Trump Still Questions Intelligence on Russia Hacking After Briefing
President-elect Donald Trump said he had a “constructive” meeting with intelligence officials on Friday, but still had questions about assertions that Russia hacked Democrats during last year’s election in order to defeat Hillary Clinton.
Claiming that Russia, China and other countries and organizations are always launching cyber-attacks against the United States — “including the Democratic National Committee” — Trump said in a written statement that “there was absolutely no effect on the outcome of the election including the fact that there was no tampering whatsoever with voting machines.”
He added: “There were attempts to hack the Republican National Committee, but the RNC had strong hacking defenses and the hackers were unsuccessful.”
The intelligence community outlined its findings in a declassified report issued a few hours after the Trump briefing.
Among them: “We assess Russian President Vladimir Putin ordered an influence campaign in 2016 aimed at the U.S. presidential election. Russia’s goals were to undermine public faith in the U.S. democratic process, denigrate Secretary Clinton, and harm her electability and potential presidency. We further assess Putin and the Russian Government developed a clear preference for President-elect Trump.”
A statement from the office of the Director of National Intelligence said that investigators “did not make an assessment of the impact that Russian activities had on the outcome of the 2016 election, and DHS assesses that the types of systems the Russian actors targeted or compromised were not involved in vote tallying.”
While criticizing aspects of the Russia investigation just hours before a special briefing, Trump said in his statement, “I have tremendous respect for the work and service done by the men and women of this (intelligence) community to our great nation.”
Saying all Americans need to “aggressively combat and stop cyber-attacks,” Trump said that as president he would appoint a team to develop a new defense plan.
“The methods, tools and tactics we use to keep America safe should not be a public discussion that will benefit those who seek to do us harm,” the president-elect added. “Two weeks from today I will take the oath of office and America’s safety and security will be my number one priority.”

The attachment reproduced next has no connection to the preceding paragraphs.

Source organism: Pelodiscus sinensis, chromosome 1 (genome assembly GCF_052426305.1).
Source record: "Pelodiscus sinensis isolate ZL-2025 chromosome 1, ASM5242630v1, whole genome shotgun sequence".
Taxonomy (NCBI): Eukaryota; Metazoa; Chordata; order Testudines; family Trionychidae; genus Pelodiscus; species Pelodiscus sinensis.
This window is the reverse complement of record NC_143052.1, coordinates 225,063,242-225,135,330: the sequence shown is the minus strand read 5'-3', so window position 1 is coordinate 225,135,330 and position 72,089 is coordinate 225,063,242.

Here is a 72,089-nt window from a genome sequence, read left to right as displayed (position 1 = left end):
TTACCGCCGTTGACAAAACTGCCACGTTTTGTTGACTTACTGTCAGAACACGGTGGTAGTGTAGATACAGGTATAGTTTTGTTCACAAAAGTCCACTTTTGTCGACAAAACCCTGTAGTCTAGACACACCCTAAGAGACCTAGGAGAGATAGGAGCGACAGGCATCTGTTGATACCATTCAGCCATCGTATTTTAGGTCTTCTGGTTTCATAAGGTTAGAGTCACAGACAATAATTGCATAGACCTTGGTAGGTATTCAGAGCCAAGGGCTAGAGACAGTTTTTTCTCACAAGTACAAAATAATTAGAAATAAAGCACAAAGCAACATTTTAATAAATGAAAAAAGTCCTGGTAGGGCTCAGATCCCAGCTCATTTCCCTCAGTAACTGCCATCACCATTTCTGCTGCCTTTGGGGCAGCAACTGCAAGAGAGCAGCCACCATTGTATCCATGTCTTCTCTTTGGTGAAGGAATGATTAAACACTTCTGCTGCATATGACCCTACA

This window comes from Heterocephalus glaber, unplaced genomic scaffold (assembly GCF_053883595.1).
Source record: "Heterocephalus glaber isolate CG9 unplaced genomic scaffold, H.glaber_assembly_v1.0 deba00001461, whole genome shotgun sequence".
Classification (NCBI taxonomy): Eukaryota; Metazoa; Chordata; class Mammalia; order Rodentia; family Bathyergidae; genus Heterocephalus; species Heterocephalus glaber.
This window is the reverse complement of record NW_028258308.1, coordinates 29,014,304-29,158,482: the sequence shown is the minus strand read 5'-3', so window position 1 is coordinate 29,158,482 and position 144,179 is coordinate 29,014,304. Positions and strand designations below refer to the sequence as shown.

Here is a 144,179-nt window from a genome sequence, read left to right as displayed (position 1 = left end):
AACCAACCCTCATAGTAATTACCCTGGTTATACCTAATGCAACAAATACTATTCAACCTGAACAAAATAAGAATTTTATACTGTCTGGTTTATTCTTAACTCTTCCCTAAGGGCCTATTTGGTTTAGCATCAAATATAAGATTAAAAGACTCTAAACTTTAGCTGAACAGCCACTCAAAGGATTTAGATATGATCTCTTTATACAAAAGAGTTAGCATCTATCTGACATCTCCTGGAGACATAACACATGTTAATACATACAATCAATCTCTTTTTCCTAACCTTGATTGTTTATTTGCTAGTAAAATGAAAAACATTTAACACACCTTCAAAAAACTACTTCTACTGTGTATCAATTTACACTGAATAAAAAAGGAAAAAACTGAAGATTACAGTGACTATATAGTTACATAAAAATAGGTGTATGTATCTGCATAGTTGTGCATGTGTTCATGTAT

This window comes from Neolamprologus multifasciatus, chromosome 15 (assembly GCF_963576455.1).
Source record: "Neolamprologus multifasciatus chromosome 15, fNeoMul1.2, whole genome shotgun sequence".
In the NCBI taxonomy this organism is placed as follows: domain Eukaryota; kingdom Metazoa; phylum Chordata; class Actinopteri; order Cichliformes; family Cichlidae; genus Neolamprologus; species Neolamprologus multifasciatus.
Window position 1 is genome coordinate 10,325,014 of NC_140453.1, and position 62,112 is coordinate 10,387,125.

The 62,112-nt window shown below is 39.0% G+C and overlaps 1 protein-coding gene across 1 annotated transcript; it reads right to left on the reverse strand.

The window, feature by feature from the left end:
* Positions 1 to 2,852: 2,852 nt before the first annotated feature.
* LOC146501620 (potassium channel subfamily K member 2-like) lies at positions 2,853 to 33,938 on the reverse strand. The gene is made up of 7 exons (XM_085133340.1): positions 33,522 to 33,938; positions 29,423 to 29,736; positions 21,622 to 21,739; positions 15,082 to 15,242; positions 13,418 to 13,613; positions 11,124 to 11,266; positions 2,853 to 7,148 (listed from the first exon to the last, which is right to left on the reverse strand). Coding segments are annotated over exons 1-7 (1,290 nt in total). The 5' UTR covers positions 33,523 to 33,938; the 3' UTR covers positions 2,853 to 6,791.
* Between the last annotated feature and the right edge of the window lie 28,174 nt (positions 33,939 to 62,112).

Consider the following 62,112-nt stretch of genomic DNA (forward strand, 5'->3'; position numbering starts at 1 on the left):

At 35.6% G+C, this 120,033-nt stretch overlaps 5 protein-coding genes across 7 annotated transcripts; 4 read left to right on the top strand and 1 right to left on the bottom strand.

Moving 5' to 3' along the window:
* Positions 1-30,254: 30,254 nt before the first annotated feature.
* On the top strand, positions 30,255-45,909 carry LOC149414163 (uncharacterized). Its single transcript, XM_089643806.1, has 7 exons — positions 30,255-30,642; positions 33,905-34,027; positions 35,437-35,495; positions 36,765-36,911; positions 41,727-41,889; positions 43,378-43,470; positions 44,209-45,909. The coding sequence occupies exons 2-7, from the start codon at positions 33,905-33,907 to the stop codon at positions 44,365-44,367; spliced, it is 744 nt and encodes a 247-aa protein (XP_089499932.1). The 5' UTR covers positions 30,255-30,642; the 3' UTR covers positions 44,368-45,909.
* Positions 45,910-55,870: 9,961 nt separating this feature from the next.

Brian Fallon, a spokesman for Democratic nominee Hillary Clinton during the 2016 campaign, said on Twitter: “Why. Can’t. He. Just. Say. He. Accepts. The. Conclusion. Of. The. Intel. Agencies? It is seriously weird he won’t just admit Russia did it.”
Vice President-elect Mike Pence, who also attended the briefing, called it “a constructive and respectful dialogue.” He said Trump has pledged “aggressive action in the early days of our new administration to combat cyber attacks and protect the security of the American people from this type of intrusion in the future.”
Before the meeting, Trump continued to attack what he called an over-emphasis on claims that the Russians hacked Democratic Party officials in an election operation authorized by Putin.
“China, relatively recently, hacked 20 million government names,” Trump told The New York Times. “How come nobody even talks about that? This is a political witch hunt.”
Before his high-profile briefing at Trump Tower, the president-elect also announced he has asked Congress to investigate what he believes to be the leak of a secret intelligence report on the Russians to the news media. He tweeted: “I am asking the chairs of the House and Senate committees to investigate top secret intelligence shared with NBC prior to me seeing it.”
The president-elect had a nearly two-hour briefing that included Director of National Intelligence James Clapper, CIA Director John Brennan and FBI Director James Comey, all of whom have cited evidence pointing to a Russian plan to hack Democrats backing Clinton, perhaps in an effort to aid Trump.
Trump and aides have questioned the government’s position that the Russians engineered the hacking in order to undermine Clinton, a conclusion officials reaffirmed during a Senate hearing Thursday.
In recent days, the president-elect has also softened his rhetoric about the intelligence agencies.
“The media lies to make it look like I am against ‘Intelligence’ when in fact I am a big fan!” Trump said during a Thursday tweet storm.
White House press secretary Josh Earnest said the White House did not leak the report that Trump cited — and said he found it ironic that the president-elect was complaining about the disclosure. Just days ago, Earnest noted, Trump tweeted his approval of Wikileaks founder Julian Assange, who has published classified information in addition to the Democratic emails that surfaced during the election.
Trump’s situational disapproval of leaks, Earnest said, “leads me to believe that his concerns are something other than protecting classified information.”
Lawmakers have criticized Trump for seeming to defend the Russians.
“I think it’s dangerous,” Vice President Biden told PBS NewsHour. “For a President not to have confidence in, not to be prepared to listen to the myriad of intelligence agencies from defense intelligence, to the CIA, et cetera, is absolutely mindless. It’s just mindless.”
DNC Chairwoman Donna Brazile, meanwhile, pointed out that, “for the first time ever,” Trump “is not disputing the fact that Russia was behind the targeted attack on the DNC and the Clinton campaign.”
(h/t USA Today)
In a written statement Trump said that “there was absolutely no effect on the outcome of the election,” however Trump is lying. The report never waded into the territory of if there was an effect, just that the Putin-ordered hack and ensuing propaganda from Russia existed.